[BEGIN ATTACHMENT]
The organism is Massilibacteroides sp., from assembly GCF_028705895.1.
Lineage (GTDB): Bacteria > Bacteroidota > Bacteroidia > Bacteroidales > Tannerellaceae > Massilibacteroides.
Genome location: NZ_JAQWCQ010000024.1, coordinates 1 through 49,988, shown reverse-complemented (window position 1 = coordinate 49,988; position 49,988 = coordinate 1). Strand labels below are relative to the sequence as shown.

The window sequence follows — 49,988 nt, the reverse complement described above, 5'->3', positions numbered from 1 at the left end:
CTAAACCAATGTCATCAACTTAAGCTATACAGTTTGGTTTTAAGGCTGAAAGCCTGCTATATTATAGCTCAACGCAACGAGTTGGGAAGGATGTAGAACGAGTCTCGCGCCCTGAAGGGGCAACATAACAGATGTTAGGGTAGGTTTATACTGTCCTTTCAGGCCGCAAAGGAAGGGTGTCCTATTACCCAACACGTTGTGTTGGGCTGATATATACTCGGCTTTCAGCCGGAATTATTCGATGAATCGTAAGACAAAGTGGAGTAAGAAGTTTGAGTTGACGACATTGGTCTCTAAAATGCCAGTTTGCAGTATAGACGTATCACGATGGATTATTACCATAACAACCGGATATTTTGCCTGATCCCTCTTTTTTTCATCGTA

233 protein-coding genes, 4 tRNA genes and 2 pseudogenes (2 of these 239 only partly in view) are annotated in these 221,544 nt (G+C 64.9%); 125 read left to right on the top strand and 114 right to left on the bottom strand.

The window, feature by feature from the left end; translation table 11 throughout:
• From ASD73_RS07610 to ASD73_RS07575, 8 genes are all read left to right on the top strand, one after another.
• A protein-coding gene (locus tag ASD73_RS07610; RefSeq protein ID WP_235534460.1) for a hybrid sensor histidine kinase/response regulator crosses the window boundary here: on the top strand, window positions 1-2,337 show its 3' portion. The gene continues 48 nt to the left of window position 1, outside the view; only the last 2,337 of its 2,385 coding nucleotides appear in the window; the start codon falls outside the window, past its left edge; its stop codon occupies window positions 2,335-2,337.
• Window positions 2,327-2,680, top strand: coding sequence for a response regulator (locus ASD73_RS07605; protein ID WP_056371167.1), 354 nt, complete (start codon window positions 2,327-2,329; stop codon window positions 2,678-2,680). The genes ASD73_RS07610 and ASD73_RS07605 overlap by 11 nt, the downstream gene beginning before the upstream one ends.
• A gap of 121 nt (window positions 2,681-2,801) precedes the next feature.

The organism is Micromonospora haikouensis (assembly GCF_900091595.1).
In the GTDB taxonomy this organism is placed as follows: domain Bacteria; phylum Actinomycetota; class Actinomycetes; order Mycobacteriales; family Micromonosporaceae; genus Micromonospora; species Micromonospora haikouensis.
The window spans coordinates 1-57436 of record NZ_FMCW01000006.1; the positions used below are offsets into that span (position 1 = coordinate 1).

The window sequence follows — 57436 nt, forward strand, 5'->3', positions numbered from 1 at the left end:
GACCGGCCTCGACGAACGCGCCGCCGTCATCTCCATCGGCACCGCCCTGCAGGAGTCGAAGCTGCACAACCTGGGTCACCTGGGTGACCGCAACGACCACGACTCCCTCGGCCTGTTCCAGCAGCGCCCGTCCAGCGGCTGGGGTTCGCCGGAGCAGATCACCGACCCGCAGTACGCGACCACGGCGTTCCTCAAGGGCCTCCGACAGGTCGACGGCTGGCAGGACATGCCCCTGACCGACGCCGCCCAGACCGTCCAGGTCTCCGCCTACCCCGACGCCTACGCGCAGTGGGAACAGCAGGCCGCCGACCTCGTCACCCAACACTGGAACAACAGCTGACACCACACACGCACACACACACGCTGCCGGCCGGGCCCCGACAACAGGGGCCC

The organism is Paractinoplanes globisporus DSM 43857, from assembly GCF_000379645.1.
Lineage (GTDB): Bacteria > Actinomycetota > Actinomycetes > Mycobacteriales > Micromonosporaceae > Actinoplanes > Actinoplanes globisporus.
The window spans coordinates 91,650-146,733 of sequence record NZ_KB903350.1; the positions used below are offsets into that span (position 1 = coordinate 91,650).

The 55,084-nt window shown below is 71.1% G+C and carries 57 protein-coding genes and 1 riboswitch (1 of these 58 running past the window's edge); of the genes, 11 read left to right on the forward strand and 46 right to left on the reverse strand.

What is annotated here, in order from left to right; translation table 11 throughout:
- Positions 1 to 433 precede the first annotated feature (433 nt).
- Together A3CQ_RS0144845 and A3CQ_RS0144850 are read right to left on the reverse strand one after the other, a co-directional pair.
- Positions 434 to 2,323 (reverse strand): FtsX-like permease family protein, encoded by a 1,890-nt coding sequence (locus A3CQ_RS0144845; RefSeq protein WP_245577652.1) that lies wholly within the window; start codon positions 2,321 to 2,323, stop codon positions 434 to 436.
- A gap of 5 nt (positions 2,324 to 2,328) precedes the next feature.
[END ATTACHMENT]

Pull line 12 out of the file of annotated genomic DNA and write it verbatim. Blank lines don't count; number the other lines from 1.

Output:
The organism is Micromonospora haikouensis (assembly GCF_900091595.1).